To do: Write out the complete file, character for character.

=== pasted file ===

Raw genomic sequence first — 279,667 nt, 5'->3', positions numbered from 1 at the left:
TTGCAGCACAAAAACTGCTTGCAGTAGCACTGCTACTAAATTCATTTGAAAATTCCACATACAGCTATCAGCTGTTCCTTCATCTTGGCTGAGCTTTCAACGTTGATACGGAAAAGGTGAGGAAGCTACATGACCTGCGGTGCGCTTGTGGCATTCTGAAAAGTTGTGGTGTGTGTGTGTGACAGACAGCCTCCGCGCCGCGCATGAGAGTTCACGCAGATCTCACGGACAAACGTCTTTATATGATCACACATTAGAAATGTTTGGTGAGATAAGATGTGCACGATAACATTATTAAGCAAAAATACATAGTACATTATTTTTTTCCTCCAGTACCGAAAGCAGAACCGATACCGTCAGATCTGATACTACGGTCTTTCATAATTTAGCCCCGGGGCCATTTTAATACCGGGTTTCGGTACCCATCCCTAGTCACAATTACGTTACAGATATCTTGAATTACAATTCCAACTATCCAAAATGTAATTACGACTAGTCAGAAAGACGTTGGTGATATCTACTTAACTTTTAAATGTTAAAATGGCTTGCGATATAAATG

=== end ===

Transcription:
Raw genomic sequence first — 279,667 nt, 5'->3', positions numbered from 1 at the left:
TTGCAGCACAAAAACTGCTTGCAGTAGCACTGCTACTAAATTCATTTGAAAATTCCACATACAGCTATCAGCTGTTCCTTCATCTTGGCTGAGCTTTCAACGTTGATACGGAAAAGGTGAGGAAGCTACATGACCTGCGGTGCGCTTGTGGCATTCTGAAAAGTTGTGGTGTGTGTGTGTGACAGACAGCCTCCGCGCCGCGCATGAGAGTTCACGCAGATCTCACGGACAAACGTCTTTATATGATCACACATTAGAAATGTTTGGTGAGATAAGATGTGCACGATAACATTATTAAGCAAAAATACATAGTACATTATTTTTTTCCTCCAGTACCGAAAGCAGAACCGATACCGTCAGATCTGATACTACGGTCTTTCATAATTTAGCCCCGGGGCCATTTTAATACCGGGTTTCGGTACCCATCCCTAGTCACAATTACGTTACAGATATCTTGAATTACAATTCCAACTATCCAAAATGTAATTACGACTAGTCAGAAAGACGTTGGTGATATCTACTTAACTTTTAAATGTTAAAATGGCTTGCGATATAAATG